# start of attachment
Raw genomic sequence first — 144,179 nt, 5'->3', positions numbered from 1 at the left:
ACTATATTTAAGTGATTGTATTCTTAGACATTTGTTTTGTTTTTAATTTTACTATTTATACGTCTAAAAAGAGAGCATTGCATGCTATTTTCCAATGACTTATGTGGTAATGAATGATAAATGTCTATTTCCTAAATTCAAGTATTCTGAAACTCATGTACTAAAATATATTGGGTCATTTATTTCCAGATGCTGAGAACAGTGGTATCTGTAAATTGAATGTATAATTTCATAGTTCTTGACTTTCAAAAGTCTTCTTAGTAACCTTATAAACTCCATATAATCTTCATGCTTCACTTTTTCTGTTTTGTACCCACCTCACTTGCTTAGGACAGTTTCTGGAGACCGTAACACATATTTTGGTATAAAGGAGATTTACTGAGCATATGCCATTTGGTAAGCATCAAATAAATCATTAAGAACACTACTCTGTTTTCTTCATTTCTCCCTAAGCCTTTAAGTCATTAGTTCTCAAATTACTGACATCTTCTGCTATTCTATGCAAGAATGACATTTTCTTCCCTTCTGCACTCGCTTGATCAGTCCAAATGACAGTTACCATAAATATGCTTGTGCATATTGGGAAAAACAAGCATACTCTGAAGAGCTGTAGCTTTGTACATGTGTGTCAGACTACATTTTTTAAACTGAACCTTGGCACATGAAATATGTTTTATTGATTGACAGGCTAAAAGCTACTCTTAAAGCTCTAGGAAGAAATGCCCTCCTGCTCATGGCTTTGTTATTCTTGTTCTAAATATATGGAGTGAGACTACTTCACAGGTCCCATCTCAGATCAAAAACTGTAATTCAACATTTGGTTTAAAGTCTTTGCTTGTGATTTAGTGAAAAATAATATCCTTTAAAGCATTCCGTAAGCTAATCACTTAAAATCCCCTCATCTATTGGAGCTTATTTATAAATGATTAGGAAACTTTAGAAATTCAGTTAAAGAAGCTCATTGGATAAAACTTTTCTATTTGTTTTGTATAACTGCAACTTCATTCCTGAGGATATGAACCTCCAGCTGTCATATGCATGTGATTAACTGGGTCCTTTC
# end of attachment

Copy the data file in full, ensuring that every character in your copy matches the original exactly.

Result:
Raw genomic sequence first — 144,179 nt, 5'->3', positions numbered from 1 at the left:
ACTATATTTAAGTGATTGTATTCTTAGACATTTGTTTTGTTTTTAATTTTACTATTTATACGTCTAAAAAGAGAGCATTGCATGCTATTTTCCAATGACTTATGTGGTAATGAATGATAAATGTCTATTTCCTAAATTCAAGTATTCTGAAACTCATGTACTAAAATATATTGGGTCATTTATTTCCAGATGCTGAGAACAGTGGTATCTGTAAATTGAATGTATAATTTCATAGTTCTTGACTTTCAAAAGTCTTCTTAGTAACCTTATAAACTCCATATAATCTTCATGCTTCACTTTTTCTGTTTTGTACCCACCTCACTTGCTTAGGACAGTTTCTGGAGACCGTAACACATATTTTGGTATAAAGGAGATTTACTGAGCATATGCCATTTGGTAAGCATCAAATAAATCATTAAGAACACTACTCTGTTTTCTTCATTTCTCCCTAAGCCTTTAAGTCATTAGTTCTCAAATTACTGACATCTTCTGCTATTCTATGCAAGAATGACATTTTCTTCCCTTCTGCACTCGCTTGATCAGTCCAAATGACAGTTACCATAAATATGCTTGTGCATATTGGGAAAAACAAGCATACTCTGAAGAGCTGTAGCTTTGTACATGTGTGTCAGACTACATTTTTTAAACTGAACCTTGGCACATGAAATATGTTTTATTGATTGACAGGCTAAAAGCTACTCTTAAAGCTCTAGGAAGAAATGCCCTCCTGCTCATGGCTTTGTTATTCTTGTTCTAAATATATGGAGTGAGACTACTTCACAGGTCCCATCTCAGATCAAAAACTGTAATTCAACATTTGGTTTAAAGTCTTTGCTTGTGATTTAGTGAAAAATAATATCCTTTAAAGCATTCCGTAAGCTAATCACTTAAAATCCCCTCATCTATTGGAGCTTATTTATAAATGATTAGGAAACTTTAGAAATTCAGTTAAAGAAGCTCATTGGATAAAACTTTTCTATTTGTTTTGTATAACTGCAACTTCATTCCTGAGGATATGAACCTCCAGCTGTCATATGCATGTGATTAACTGGGTCCTTTC